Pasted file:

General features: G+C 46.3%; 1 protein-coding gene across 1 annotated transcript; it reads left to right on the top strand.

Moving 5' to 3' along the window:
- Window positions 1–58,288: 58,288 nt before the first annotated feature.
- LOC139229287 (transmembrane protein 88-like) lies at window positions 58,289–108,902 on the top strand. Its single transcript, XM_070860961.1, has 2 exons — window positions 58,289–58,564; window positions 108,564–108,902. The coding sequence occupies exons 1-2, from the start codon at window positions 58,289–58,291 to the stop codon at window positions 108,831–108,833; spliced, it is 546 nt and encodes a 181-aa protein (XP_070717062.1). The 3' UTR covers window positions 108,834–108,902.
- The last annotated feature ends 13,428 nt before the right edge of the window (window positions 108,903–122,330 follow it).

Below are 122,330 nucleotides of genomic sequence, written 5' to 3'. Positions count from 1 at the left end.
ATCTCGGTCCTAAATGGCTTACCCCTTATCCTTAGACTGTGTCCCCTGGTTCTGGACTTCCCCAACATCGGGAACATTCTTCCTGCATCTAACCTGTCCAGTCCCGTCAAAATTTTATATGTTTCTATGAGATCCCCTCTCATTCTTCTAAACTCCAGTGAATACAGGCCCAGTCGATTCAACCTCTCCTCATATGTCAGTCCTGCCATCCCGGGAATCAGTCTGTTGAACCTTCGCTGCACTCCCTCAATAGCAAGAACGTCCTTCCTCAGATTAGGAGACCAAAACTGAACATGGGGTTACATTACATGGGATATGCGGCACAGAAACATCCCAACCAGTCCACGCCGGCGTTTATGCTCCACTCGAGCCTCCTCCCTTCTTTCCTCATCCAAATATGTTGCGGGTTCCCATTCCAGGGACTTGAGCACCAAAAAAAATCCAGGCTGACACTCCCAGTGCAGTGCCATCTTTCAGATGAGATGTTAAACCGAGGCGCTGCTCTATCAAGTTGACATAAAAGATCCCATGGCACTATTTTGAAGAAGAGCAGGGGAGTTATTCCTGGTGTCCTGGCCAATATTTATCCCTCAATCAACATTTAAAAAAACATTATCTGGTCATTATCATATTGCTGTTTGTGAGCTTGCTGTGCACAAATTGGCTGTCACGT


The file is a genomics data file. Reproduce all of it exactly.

General features: G+C 46.3%; 1 protein-coding gene across 1 annotated transcript; it reads left to right on the top strand.

Moving 5' to 3' along the window:
- Window positions 1–58,288: 58,288 nt before the first annotated feature.
- LOC139229287 (transmembrane protein 88-like) lies at window positions 58,289–108,902 on the top strand. Its single transcript, XM_070860961.1, has 2 exons — window positions 58,289–58,564; window positions 108,564–108,902. The coding sequence occupies exons 1-2, from the start codon at window positions 58,289–58,291 to the stop codon at window positions 108,831–108,833; spliced, it is 546 nt and encodes a 181-aa protein (XP_070717062.1). The 3' UTR covers window positions 108,834–108,902.
- The last annotated feature ends 13,428 nt before the right edge of the window (window positions 108,903–122,330 follow it).

Below are 122,330 nucleotides of genomic sequence, written 5' to 3'. Positions count from 1 at the left end.
ATCTCGGTCCTAAATGGCTTACCCCTTATCCTTAGACTGTGTCCCCTGGTTCTGGACTTCCCCAACATCGGGAACATTCTTCCTGCATCTAACCTGTCCAGTCCCGTCAAAATTTTATATGTTTCTATGAGATCCCCTCTCATTCTTCTAAACTCCAGTGAATACAGGCCCAGTCGATTCAACCTCTCCTCATATGTCAGTCCTGCCATCCCGGGAATCAGTCTGTTGAACCTTCGCTGCACTCCCTCAATAGCAAGAACGTCCTTCCTCAGATTAGGAGACCAAAACTGAACATGGGGTTACATTACATGGGATATGCGGCACAGAAACATCCCAACCAGTCCACGCCGGCGTTTATGCTCCACTCGAGCCTCCTCCCTTCTTTCCTCATCCAAATATGTTGCGGGTTCCCATTCCAGGGACTTGAGCACCAAAAAAAATCCAGGCTGACACTCCCAGTGCAGTGCCATCTTTCAGATGAGATGTTAAACCGAGGCGCTGCTCTATCAAGTTGACATAAAAGATCCCATGGCACTATTTTGAAGAAGAGCAGGGGAGTTATTCCTGGTGTCCTGGCCAATATTTATCCCTCAATCAACATTTAAAAAAACATTATCTGGTCATTATCATATTGCTGTTTGTGAGCTTGCTGTGCACAAATTGGCTGTCACGT